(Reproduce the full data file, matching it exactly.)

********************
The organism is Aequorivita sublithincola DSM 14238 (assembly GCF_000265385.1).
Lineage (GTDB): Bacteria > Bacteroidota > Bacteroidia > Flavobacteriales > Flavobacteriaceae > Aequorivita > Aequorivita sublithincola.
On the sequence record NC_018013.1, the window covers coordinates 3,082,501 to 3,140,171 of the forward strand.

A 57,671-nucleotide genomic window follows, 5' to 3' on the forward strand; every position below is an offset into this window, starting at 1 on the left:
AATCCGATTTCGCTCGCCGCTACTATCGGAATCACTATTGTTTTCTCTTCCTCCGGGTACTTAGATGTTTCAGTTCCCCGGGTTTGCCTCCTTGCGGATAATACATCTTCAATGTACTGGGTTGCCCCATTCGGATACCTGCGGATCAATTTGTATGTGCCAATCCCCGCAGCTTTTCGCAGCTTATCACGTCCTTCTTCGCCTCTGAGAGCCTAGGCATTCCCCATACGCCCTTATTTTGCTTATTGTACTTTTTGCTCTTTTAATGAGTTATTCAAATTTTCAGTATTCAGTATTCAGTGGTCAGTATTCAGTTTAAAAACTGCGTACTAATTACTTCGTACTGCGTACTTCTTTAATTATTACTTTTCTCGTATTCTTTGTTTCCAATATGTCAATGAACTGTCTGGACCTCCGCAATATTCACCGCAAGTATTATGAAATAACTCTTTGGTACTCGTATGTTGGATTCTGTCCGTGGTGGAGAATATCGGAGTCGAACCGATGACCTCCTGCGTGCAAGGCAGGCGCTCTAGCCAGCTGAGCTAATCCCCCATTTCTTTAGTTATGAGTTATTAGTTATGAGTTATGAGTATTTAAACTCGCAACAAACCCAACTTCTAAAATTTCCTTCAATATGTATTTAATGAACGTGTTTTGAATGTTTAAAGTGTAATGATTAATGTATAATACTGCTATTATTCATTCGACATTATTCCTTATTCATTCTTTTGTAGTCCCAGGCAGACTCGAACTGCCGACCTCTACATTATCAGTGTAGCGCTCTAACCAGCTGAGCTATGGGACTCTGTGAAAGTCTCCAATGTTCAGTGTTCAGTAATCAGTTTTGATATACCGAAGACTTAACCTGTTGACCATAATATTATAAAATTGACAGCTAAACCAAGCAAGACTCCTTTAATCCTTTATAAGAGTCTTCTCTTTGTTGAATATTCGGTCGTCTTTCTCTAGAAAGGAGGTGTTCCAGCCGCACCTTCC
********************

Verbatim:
The organism is Aequorivita sublithincola DSM 14238 (assembly GCF_000265385.1).
Lineage (GTDB): Bacteria > Bacteroidota > Bacteroidia > Flavobacteriales > Flavobacteriaceae > Aequorivita > Aequorivita sublithincola.
On the sequence record NC_018013.1, the window covers coordinates 3,082,501 to 3,140,171 of the forward strand.

A 57,671-nucleotide genomic window follows, 5' to 3' on the forward strand; every position below is an offset into this window, starting at 1 on the left:
AATCCGATTTCGCTCGCCGCTACTATCGGAATCACTATTGTTTTCTCTTCCTCCGGGTACTTAGATGTTTCAGTTCCCCGGGTTTGCCTCCTTGCGGATAATACATCTTCAATGTACTGGGTTGCCCCATTCGGATACCTGCGGATCAATTTGTATGTGCCAATCCCCGCAGCTTTTCGCAGCTTATCACGTCCTTCTTCGCCTCTGAGAGCCTAGGCATTCCCCATACGCCCTTATTTTGCTTATTGTACTTTTTGCTCTTTTAATGAGTTATTCAAATTTTCAGTATTCAGTATTCAGTGGTCAGTATTCAGTTTAAAAACTGCGTACTAATTACTTCGTACTGCGTACTTCTTTAATTATTACTTTTCTCGTATTCTTTGTTTCCAATATGTCAATGAACTGTCTGGACCTCCGCAATATTCACCGCAAGTATTATGAAATAACTCTTTGGTACTCGTATGTTGGATTCTGTCCGTGGTGGAGAATATCGGAGTCGAACCGATGACCTCCTGCGTGCAAGGCAGGCGCTCTAGCCAGCTGAGCTAATCCCCCATTTCTTTAGTTATGAGTTATTAGTTATGAGTTATGAGTATTTAAACTCGCAACAAACCCAACTTCTAAAATTTCCTTCAATATGTATTTAATGAACGTGTTTTGAATGTTTAAAGTGTAATGATTAATGTATAATACTGCTATTATTCATTCGACATTATTCCTTATTCATTCTTTTGTAGTCCCAGGCAGACTCGAACTGCCGACCTCTACATTATCAGTGTAGCGCTCTAACCAGCTGAGCTATGGGACTCTGTGAAAGTCTCCAATGTTCAGTGTTCAGTAATCAGTTTTGATATACCGAAGACTTAACCTGTTGACCATAATATTATAAAATTGACAGCTAAACCAAGCAAGACTCCTTTAATCCTTTATAAGAGTCTTCTCTTTGTTGAATATTCGGTCGTCTTTCTCTAGAAAGGAGGTGTTCCAGCCGCACCTTCC